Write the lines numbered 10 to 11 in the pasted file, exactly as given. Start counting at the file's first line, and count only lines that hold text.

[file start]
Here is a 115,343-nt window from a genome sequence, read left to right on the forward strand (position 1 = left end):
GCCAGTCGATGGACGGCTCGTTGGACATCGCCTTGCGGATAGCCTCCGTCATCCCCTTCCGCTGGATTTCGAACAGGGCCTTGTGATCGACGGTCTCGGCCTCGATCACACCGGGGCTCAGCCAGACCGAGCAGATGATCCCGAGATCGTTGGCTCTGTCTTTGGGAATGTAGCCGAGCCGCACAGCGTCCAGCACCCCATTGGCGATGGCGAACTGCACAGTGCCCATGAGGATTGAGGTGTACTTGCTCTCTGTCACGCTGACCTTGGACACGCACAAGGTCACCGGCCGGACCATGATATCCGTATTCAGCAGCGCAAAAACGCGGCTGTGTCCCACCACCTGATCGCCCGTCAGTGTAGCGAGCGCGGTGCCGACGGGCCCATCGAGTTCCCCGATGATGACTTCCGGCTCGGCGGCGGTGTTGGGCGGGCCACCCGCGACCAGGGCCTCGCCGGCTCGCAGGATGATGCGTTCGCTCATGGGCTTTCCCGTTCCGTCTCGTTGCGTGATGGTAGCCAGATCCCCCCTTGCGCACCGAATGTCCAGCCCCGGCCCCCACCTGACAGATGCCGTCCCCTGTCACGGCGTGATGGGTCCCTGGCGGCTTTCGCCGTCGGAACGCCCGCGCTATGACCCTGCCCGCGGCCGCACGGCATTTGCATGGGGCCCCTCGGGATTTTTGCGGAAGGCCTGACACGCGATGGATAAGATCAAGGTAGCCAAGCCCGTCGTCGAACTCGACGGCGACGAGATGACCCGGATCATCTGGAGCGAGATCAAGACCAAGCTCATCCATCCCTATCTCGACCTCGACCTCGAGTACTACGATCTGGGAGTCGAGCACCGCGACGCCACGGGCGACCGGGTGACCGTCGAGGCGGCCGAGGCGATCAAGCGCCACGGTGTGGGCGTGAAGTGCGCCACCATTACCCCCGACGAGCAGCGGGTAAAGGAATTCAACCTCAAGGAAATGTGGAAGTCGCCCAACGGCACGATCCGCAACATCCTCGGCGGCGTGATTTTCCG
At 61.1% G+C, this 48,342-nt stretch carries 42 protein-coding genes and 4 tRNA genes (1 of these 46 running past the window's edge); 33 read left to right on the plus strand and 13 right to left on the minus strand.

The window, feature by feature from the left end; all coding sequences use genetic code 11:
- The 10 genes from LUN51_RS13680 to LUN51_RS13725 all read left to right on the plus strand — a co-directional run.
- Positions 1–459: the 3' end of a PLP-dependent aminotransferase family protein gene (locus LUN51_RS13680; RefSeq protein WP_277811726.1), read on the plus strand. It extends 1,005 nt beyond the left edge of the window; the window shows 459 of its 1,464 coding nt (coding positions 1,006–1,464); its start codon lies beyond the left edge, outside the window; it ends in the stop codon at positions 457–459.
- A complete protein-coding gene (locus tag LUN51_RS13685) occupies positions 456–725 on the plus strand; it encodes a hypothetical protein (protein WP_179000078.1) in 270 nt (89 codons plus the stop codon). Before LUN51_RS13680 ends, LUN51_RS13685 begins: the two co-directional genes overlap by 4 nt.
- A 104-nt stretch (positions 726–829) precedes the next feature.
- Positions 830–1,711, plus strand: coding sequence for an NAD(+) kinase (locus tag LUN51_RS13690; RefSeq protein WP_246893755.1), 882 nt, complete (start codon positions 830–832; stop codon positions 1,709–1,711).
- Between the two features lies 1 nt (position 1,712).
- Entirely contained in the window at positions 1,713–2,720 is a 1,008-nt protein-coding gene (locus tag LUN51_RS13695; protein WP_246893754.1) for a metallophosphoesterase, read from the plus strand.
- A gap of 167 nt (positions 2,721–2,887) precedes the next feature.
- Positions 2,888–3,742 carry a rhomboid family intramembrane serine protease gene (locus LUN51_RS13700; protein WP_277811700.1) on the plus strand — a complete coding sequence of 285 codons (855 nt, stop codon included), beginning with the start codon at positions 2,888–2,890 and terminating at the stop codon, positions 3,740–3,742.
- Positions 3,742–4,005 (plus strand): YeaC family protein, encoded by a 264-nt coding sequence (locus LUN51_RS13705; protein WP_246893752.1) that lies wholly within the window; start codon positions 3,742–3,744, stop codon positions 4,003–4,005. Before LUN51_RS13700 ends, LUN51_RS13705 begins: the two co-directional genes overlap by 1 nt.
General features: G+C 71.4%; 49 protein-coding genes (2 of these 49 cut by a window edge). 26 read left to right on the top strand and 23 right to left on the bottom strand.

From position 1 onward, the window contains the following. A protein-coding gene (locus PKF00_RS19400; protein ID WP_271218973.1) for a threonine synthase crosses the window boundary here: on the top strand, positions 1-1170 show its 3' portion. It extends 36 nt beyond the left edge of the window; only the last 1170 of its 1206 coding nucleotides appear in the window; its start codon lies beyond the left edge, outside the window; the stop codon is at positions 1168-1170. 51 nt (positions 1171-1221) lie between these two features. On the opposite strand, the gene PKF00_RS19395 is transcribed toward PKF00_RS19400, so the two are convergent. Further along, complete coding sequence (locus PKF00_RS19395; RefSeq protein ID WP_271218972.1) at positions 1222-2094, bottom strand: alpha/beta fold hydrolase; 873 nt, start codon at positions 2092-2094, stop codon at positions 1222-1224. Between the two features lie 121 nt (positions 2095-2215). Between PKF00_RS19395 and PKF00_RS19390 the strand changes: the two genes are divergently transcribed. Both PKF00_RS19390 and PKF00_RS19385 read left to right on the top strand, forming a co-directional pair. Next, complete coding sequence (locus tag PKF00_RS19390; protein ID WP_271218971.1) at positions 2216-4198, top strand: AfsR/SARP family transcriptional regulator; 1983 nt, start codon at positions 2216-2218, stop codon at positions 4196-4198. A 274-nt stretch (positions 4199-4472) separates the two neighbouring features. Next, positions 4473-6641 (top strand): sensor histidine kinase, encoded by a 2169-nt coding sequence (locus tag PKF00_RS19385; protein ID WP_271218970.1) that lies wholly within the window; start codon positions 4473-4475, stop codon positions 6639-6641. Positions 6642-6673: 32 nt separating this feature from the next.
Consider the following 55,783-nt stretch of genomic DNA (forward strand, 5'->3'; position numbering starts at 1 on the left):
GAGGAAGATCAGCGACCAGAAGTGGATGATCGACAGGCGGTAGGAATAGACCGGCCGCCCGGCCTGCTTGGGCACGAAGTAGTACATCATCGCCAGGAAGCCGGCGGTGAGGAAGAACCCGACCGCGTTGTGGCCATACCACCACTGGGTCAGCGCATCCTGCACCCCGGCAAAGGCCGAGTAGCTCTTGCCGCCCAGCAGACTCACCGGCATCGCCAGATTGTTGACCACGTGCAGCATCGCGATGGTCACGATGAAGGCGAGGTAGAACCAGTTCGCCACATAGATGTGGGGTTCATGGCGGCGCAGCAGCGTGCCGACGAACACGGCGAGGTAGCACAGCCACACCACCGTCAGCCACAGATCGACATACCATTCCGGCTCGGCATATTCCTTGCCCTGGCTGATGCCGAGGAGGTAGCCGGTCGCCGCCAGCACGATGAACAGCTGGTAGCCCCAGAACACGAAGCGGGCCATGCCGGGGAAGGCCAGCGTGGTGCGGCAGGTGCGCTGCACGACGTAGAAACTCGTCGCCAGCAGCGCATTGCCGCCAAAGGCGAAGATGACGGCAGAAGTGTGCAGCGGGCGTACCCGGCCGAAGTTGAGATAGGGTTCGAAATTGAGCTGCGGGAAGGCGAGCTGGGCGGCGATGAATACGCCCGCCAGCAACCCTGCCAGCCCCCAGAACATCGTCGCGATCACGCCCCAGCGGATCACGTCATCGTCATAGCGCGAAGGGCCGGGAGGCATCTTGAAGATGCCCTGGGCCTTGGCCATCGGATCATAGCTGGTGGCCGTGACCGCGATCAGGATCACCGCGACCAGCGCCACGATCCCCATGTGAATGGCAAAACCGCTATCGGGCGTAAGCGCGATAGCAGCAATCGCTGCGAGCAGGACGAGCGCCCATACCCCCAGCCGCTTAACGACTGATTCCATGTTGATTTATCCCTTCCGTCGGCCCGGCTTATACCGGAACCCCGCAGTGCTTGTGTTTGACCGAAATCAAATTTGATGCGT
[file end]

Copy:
- Between the two features lies 1 nt (position 1,712).
- Entirely contained in the window at positions 1,713–2,720 is a 1,008-nt protein-coding gene (locus tag LUN51_RS13695; protein WP_246893754.1) for a metallophosphoesterase, read from the plus strand.